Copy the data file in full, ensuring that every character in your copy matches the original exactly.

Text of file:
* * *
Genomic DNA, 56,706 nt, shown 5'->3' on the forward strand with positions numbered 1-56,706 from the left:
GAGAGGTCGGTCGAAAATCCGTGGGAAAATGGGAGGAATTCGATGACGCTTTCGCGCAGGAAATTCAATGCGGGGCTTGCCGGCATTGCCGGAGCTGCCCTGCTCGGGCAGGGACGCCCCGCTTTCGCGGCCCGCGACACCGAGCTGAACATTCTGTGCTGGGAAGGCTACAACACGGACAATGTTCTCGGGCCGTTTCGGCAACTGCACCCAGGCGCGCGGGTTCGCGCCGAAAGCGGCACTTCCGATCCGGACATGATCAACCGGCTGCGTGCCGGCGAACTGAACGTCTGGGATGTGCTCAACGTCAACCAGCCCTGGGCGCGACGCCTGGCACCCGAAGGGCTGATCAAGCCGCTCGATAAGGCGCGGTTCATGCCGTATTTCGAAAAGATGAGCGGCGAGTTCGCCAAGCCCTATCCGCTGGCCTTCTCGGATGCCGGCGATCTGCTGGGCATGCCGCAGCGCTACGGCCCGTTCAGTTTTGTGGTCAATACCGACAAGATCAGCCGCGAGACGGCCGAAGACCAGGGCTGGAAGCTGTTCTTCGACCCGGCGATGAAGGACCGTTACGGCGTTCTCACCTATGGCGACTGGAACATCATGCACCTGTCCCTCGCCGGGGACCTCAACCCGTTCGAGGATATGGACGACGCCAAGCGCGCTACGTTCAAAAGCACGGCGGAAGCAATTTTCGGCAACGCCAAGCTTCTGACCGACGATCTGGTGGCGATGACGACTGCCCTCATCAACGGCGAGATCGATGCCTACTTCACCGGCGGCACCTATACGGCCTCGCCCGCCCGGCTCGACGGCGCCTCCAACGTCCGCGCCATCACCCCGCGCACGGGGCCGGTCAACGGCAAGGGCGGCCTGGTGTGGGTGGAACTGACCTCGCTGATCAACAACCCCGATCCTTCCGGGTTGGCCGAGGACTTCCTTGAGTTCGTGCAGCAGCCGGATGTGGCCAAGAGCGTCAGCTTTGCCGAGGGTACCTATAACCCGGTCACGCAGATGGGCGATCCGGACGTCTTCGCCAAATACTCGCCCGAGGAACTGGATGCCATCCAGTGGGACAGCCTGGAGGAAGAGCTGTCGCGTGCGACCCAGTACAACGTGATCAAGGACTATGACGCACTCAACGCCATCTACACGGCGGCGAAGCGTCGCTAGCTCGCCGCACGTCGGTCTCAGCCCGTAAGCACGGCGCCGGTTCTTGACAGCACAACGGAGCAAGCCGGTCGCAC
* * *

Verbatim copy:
Genomic DNA, 56,706 nt, shown 5'->3' on the forward strand with positions numbered 1-56,706 from the left:
GAGAGGTCGGTCGAAAATCCGTGGGAAAATGGGAGGAATTCGATGACGCTTTCGCGCAGGAAATTCAATGCGGGGCTTGCCGGCATTGCCGGAGCTGCCCTGCTCGGGCAGGGACGCCCCGCTTTCGCGGCCCGCGACACCGAGCTGAACATTCTGTGCTGGGAAGGCTACAACACGGACAATGTTCTCGGGCCGTTTCGGCAACTGCACCCAGGCGCGCGGGTTCGCGCCGAAAGCGGCACTTCCGATCCGGACATGATCAACCGGCTGCGTGCCGGCGAACTGAACGTCTGGGATGTGCTCAACGTCAACCAGCCCTGGGCGCGACGCCTGGCACCCGAAGGGCTGATCAAGCCGCTCGATAAGGCGCGGTTCATGCCGTATTTCGAAAAGATGAGCGGCGAGTTCGCCAAGCCCTATCCGCTGGCCTTCTCGGATGCCGGCGATCTGCTGGGCATGCCGCAGCGCTACGGCCCGTTCAGTTTTGTGGTCAATACCGACAAGATCAGCCGCGAGACGGCCGAAGACCAGGGCTGGAAGCTGTTCTTCGACCCGGCGATGAAGGACCGTTACGGCGTTCTCACCTATGGCGACTGGAACATCATGCACCTGTCCCTCGCCGGGGACCTCAACCCGTTCGAGGATATGGACGACGCCAAGCGCGCTACGTTCAAAAGCACGGCGGAAGCAATTTTCGGCAACGCCAAGCTTCTGACCGACGATCTGGTGGCGATGACGACTGCCCTCATCAACGGCGAGATCGATGCCTACTTCACCGGCGGCACCTATACGGCCTCGCCCGCCCGGCTCGACGGCGCCTCCAACGTCCGCGCCATCACCCCGCGCACGGGGCCGGTCAACGGCAAGGGCGGCCTGGTGTGGGTGGAACTGACCTCGCTGATCAACAACCCCGATCCTTCCGGGTTGGCCGAGGACTTCCTTGAGTTCGTGCAGCAGCCGGATGTGGCCAAGAGCGTCAGCTTTGCCGAGGGTACCTATAACCCGGTCACGCAGATGGGCGATCCGGACGTCTTCGCCAAATACTCGCCCGAGGAACTGGATGCCATCCAGTGGGACAGCCTGGAGGAAGAGCTGTCGCGTGCGACCCAGTACAACGTGATCAAGGACTATGACGCACTCAACGCCATCTACACGGCGGCGAAGCGTCGCTAGCTCGCCGCACGTCGGTCTCAGCCCGTAAGCACGGCGCCGGTTCTTGACAGCACAACGGAGCAAGCCGGTCGCAC